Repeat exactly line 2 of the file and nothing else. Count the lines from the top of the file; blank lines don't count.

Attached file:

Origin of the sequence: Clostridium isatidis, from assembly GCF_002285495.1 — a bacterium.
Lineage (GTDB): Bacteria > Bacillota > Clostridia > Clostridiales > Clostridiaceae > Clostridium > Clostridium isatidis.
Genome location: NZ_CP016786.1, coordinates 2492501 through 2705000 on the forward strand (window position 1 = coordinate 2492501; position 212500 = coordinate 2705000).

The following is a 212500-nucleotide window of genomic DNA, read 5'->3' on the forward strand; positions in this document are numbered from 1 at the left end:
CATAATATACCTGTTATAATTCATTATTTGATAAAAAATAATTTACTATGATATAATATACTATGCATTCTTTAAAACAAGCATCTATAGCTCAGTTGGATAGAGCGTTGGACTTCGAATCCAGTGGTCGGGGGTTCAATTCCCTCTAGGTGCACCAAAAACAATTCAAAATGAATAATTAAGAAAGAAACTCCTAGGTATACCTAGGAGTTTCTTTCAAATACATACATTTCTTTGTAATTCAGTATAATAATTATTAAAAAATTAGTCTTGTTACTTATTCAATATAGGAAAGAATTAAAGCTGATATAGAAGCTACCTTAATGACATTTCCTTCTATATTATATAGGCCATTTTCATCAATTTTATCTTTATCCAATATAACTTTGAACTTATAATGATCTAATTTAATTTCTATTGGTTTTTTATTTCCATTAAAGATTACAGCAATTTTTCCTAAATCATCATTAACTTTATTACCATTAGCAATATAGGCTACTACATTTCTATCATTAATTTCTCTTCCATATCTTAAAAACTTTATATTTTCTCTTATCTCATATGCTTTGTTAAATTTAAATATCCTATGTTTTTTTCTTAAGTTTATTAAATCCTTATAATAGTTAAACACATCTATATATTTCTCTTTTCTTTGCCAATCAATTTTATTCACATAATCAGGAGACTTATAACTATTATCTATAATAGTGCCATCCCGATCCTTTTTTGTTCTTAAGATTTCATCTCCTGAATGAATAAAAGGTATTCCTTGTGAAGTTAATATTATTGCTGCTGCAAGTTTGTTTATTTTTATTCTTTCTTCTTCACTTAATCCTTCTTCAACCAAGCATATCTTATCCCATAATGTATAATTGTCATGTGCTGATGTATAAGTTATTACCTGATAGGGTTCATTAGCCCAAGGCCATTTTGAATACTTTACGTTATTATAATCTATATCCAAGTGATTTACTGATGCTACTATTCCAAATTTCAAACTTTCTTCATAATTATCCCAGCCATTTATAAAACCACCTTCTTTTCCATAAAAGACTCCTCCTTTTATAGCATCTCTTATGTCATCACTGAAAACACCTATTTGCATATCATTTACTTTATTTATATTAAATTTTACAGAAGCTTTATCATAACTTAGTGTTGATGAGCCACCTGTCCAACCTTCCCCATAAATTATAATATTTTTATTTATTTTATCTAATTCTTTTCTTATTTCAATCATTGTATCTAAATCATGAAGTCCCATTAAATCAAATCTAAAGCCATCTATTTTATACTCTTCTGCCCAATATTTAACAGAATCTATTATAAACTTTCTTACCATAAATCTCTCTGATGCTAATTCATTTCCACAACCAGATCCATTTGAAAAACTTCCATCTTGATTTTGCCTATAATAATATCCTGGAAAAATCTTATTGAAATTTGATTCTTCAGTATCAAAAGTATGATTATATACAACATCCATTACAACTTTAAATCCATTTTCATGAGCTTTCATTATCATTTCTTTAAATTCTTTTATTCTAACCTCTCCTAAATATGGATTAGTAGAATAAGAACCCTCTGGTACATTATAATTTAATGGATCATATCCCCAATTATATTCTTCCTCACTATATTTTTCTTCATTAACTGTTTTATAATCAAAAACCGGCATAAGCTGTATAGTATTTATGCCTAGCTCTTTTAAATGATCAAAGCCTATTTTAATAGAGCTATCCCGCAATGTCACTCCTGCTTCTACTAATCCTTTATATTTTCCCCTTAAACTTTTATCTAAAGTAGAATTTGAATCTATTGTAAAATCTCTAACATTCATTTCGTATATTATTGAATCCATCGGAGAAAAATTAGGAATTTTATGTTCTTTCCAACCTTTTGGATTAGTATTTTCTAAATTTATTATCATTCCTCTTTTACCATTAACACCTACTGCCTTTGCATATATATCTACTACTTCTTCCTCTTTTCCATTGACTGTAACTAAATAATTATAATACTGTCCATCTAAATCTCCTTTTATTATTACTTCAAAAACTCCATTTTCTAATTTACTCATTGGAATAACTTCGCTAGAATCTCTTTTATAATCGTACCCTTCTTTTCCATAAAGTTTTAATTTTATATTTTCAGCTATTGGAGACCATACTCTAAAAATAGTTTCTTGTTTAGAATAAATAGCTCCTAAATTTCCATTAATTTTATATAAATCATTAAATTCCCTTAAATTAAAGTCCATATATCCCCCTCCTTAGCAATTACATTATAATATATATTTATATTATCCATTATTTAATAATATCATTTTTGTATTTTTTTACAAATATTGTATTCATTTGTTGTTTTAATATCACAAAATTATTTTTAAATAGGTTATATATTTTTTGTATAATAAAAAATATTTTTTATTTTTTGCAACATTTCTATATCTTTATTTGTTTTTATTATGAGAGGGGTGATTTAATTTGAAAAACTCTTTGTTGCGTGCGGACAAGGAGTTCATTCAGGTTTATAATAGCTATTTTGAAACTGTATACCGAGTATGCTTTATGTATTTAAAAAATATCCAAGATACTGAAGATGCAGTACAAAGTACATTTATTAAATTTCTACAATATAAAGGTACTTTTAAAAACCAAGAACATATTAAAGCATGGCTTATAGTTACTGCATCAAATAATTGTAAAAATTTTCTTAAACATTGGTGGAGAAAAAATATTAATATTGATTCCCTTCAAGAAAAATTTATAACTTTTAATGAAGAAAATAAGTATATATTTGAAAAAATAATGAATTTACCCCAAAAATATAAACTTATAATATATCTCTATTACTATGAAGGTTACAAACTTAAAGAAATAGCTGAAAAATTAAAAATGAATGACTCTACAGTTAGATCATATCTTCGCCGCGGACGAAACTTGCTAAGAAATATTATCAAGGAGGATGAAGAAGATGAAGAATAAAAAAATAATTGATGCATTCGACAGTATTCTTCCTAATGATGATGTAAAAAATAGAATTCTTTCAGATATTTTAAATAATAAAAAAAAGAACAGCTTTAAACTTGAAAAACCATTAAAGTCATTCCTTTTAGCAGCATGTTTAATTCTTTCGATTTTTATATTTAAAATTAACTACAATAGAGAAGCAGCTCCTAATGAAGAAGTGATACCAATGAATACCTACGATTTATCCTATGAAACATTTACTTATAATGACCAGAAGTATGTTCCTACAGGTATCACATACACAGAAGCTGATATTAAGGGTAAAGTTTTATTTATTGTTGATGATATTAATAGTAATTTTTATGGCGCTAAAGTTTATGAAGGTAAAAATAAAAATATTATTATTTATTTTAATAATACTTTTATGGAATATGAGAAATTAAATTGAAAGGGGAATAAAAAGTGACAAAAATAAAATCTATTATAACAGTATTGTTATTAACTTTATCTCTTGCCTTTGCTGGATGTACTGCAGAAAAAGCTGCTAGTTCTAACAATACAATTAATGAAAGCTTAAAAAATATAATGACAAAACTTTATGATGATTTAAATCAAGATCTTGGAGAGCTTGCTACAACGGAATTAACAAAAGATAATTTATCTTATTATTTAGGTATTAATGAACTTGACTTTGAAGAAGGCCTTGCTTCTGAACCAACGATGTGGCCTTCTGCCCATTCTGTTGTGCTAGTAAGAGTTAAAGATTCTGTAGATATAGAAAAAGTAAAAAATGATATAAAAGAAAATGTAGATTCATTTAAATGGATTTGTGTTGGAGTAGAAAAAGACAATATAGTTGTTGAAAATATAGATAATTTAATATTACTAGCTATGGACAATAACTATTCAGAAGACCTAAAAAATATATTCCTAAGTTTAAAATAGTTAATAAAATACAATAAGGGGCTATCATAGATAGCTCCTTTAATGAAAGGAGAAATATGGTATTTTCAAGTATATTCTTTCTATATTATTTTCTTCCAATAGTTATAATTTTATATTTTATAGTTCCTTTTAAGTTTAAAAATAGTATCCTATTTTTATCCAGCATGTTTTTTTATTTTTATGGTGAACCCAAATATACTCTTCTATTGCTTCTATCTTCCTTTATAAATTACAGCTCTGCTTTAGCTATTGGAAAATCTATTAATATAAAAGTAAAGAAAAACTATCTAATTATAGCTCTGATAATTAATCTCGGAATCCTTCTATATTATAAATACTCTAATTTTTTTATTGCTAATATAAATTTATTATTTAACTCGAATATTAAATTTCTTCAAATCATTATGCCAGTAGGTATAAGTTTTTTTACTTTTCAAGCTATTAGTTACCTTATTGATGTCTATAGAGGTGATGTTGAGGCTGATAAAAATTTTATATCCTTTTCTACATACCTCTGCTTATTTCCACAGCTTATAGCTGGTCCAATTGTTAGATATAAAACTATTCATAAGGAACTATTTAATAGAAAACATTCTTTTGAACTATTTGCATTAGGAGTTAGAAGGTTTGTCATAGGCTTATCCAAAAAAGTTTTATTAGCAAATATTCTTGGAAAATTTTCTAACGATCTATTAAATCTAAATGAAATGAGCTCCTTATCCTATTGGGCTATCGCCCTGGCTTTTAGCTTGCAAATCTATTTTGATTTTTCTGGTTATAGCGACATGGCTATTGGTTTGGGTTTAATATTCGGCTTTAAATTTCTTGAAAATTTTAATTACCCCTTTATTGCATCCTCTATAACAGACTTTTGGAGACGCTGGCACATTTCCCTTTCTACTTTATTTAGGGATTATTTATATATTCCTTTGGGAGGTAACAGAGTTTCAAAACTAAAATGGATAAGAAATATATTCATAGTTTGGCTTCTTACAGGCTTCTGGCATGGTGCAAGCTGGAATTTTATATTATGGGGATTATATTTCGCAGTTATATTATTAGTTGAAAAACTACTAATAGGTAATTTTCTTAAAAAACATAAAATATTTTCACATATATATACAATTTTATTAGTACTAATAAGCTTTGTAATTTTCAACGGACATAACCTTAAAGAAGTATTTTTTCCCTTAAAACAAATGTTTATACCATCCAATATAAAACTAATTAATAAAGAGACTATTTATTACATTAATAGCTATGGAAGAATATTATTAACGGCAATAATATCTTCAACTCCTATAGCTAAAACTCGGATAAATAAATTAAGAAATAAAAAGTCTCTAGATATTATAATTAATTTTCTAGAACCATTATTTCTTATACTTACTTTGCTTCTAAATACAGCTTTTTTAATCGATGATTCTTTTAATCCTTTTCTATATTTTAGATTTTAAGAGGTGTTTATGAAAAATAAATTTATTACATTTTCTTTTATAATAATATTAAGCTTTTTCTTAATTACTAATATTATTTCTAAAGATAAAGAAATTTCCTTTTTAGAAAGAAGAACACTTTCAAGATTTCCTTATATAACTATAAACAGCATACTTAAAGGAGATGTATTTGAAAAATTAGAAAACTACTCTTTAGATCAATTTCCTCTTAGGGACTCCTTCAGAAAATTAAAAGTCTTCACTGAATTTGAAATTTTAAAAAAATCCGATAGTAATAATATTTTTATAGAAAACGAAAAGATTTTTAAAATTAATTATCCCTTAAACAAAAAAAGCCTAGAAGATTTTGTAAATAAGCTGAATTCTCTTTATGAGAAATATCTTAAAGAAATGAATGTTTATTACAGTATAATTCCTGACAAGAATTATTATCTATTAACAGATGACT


Lineage (GTDB): Bacteria > Bacillota > Clostridia > Clostridiales > Clostridiaceae > Clostridium > Clostridium isatidis.